ERIC CRESSEY MAGNIFICENT MOBILITY PDF

And, we can say without hesitation that the drills outlined in Magnificent Mobility played crucial roles in attaining those results. What Separates Magnificent Mobility from the Rest Old-school methods of preparation, such as light cardio and static stretching, are things of the past. In addition to serving as a great warm-up, the drills contained in this DVD will improve joint mobility — an important, yet often-overlooked quality necessary for optimal health and performance. In this information-packed DVD, Eric Cressey and Mike Robertson give you all the tools necessary to teach your body to move more safely, efficiently, and powerfully. Why Mobility and not just Flexibility? Flexibility merely refers to range of motion — and, more specifically, passive range of motion as achieved by static stretching.

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I read a business development blog post by Chris McCombs the other day where he wrote something that really hit home for me. For me, the money must be there, but it should fulfill me personally, be fun, help a lot of people, and build and be in line with my current brand and brand equity. My online consulting business had really taken off, and the Maximum Strength book deal was in the works.

This website was growing exponentially in popularity, and I had just wrapped up my first year on the Perform Better tour - so lots of doors were opening for me on the seminar front to present all over the world - and I could have stayed home and just written all day, every day. I was getting really crunched for time, as I was already training clients hours per day, seven days per week, as my in-person clientele had rapidly grown. And, after being featured on the front page of the Boston Globe with a nipple so hard I could cut diamonds, I was in demand as a t-shirt model okay, not really - but it made for an awesome blog post, The School of Hard Nipples.

To make matters a bit more interesting, I had just started dating a great girl now my fiancee who I really had a good feeling was "the one" after about three months. Every business development coach out there would have seen a "simple" answer to all my problems: stop training people in person. Just write, consult, make DVDs, and give seminars. Fortunately for me, Pete Dupuis, my roommate from my freshman year of college, had just finished his MBA and was in the midst of a job search.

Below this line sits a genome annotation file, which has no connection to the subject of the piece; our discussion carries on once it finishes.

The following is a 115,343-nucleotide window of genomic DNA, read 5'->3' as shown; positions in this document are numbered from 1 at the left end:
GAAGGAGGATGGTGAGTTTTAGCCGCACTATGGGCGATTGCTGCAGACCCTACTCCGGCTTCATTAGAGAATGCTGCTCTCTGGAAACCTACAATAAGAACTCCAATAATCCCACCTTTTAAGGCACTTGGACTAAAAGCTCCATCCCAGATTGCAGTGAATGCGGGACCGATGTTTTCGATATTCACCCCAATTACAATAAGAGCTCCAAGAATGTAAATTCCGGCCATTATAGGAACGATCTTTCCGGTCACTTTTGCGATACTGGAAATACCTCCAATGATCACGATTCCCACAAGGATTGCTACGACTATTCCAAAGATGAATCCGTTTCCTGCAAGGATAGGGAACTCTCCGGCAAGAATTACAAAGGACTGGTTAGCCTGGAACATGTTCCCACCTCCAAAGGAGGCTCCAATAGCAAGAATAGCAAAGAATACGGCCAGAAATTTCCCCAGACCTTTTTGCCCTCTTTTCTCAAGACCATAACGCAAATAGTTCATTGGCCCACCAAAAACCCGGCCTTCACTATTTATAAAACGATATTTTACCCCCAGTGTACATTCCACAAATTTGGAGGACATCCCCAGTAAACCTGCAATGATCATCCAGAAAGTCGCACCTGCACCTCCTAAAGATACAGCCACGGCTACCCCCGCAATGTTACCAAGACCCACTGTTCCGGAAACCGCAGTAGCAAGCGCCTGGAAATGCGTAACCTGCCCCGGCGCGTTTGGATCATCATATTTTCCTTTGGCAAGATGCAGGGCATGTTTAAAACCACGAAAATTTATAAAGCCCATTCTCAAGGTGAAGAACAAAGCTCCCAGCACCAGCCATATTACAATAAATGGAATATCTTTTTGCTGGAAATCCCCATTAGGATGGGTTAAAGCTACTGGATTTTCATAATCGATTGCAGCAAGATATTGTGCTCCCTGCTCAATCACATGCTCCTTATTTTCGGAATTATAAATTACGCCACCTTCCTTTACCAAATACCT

Pete had also met and become friends with a ton of my clients - and taken a genuine interest in my baseball focus, as a lifelong Red Sox fan. Almost daily, Pete would encourage me to do my own thing and let him handle all the business stuff for me. Simultaneously, Tony Gentilcore was ready for a change of scenery on the work front.

So, on July 13, , Cressey Performance was born. Here is what we started with. Boatloads of renovations and equipment additions later, it wound up looking like this.

Of course, we outgrew and demolished this space after about nine months and moved three miles east to a facility twice the size. We just try to be good dudes. Rather, we bust our butts to set clients up for success in any way possible - and trust that those efforts will lead to referrals and "allegiance" to Cressey Performance.

We ask what they want from us and modify our plans accordingly. All three were athletes who came to us with existing injuries, and in each case, we kept them afloat as long as we could and trained them through their entire rehabilitation.

The same goes for our non-competitive athlete clients. We see it as an opportunity to do more staff continuing education, renovate the facilities, and get out to watch a lot of baseball and support our athletes.